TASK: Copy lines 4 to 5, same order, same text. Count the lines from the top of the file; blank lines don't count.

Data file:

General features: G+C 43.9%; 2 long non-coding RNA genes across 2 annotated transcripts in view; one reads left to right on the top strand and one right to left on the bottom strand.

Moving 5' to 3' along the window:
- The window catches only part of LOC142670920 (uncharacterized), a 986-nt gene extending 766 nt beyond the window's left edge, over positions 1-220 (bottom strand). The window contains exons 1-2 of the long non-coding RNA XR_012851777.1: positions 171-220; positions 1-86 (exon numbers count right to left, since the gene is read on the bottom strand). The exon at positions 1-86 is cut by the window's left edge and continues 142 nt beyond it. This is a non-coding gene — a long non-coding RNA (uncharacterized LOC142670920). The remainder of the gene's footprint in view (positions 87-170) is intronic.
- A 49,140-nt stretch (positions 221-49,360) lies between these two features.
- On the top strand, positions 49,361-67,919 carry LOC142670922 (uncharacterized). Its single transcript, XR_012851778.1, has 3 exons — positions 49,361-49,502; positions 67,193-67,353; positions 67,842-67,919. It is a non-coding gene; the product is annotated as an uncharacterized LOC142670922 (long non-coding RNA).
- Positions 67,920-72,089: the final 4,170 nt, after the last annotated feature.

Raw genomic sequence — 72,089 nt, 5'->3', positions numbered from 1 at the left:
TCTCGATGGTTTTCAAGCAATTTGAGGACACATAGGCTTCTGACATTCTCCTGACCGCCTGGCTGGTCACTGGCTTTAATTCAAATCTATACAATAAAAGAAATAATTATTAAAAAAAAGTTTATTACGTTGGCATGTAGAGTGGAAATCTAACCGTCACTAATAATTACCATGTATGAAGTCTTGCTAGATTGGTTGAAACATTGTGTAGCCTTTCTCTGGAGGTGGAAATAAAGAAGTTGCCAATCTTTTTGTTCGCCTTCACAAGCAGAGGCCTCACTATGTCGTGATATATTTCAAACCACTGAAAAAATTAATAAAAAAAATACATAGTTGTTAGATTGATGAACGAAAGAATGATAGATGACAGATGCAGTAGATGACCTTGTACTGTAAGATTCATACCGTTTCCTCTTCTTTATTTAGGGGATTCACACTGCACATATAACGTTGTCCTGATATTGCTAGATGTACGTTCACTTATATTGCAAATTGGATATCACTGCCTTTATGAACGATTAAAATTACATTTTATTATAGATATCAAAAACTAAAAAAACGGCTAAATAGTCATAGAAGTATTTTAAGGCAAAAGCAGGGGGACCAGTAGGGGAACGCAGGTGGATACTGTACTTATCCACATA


- A 49,140-nt stretch (positions 221-49,360) lies between these two features.
- On the top strand, positions 49,361-67,919 carry LOC142670922 (uncharacterized). Its single transcript, XR_012851778.1, has 3 exons — positions 49,361-49,502; positions 67,193-67,353; positions 67,842-67,919. It is a non-coding gene; the product is annotated as an uncharacterized LOC142670922 (long non-coding RNA).